I’m not going to do a full review of the title; that’s not generally what I do.  But I can say that it is full of moments more truly human than in any other game I’ve ever played.  They’re probably even more striking if you’re a parent.  The game elements are fantastic as well- it truly encapsulates survival and forced me to play in a way no other game really has.  I’m traditionally more of a run-out-into-the-middle-of-the-street-and-shoot-everyone-wildly kind of player, but in TLOU, that’s a one way ticket to death… and I died a LOT.   I had to find ways to try to trick the AI into vulnerable positions for me to take my enemies out, or sneak by them entirely.  I ended up for the first time really having fun with the stealth aspects of a game.  The ending is beautiful and bittersweet and it was the perfect way to cap off an amazing experience.

If you have a PS3, you need this game.  If you don’t, and can’t get one, check out some walkthroughs online.  It’s definitely worth it.




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I triumph over writing challenges!

So I’ve been a little… well, stuck isn’t the right word, but proceeding very slowly on Cages 2.   What ended up being a challenging environment for Sam Crafty ended up being challenging for me as well.  I purposefully placed Sam in a new place where his notions of how the world works would take a beating, where he didn’t have a handle on things the way he at least felt like he had in Dekalb Quarantine #4.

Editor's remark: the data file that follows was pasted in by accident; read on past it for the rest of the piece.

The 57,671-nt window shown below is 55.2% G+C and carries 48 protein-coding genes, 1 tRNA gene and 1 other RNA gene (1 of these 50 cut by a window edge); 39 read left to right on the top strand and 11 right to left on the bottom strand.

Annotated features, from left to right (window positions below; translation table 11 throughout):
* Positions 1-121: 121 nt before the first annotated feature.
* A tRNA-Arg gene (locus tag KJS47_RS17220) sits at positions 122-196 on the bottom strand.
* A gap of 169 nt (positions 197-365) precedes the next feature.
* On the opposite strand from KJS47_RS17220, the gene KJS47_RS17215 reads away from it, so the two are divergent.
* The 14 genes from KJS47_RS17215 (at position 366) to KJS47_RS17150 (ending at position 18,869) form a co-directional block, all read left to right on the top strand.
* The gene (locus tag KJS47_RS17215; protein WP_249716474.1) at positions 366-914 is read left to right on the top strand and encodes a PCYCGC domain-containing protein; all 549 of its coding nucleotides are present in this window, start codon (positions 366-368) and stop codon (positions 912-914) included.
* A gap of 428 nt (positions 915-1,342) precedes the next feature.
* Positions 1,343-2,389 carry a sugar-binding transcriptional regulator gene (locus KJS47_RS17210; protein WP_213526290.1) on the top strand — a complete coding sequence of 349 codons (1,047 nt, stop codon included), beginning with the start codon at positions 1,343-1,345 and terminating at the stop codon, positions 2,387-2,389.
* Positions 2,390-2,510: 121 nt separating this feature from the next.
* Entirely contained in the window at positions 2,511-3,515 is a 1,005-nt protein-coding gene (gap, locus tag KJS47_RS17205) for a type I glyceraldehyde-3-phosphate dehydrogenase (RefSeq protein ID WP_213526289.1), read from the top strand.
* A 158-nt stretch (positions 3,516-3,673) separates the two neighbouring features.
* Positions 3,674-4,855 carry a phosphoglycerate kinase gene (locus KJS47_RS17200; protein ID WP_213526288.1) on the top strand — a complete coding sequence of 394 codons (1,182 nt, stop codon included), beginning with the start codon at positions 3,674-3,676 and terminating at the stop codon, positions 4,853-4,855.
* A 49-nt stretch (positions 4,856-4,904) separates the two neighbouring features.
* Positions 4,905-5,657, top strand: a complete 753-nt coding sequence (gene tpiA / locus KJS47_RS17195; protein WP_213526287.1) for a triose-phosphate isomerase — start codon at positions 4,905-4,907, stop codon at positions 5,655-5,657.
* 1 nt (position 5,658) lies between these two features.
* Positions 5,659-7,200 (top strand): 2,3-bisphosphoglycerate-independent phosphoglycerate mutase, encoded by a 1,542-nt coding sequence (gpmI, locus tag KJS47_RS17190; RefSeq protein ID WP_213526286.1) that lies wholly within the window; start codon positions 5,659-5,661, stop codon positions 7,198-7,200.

Sam is a creature that thrives on conflict and his experiences in Quarantine have only served to heighten that characteristic.  Without giving much away, I decided to put him in a place that, when he pushed, would not push back.  While thematically and character-building-wise a good move, it was actually very difficult to write.  Conflict is easy.  If the conflict lies in conflict being avoided, it’s difficult to really make that interesting. Conflict becomes smaller, centered around everyday things and interactions.  Stuff that’s more challenging to engage with, especially if you want to keep up a nice pace to the book.

I decided to separate the book into three parts (in one volume).  The fact that I got to type the title of the second today, seen in the image up there (PURGATORIO) represents a nice victory for me.  I get the feeling that the rest of the book will be downhill from here.  I can finally let Sam a bit more off his leash, even if it’s not in the way he’s used to.

I do enjoy writing a little mayhem.

Where to Get Cages

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I’ve recently sent Cages out into the world, no longer confined to the shores of Amazon.  Where can I find all those places?  Why, right here!

Amazon Kindle:

Amazon Paperback:

Barnes and Noble Nook: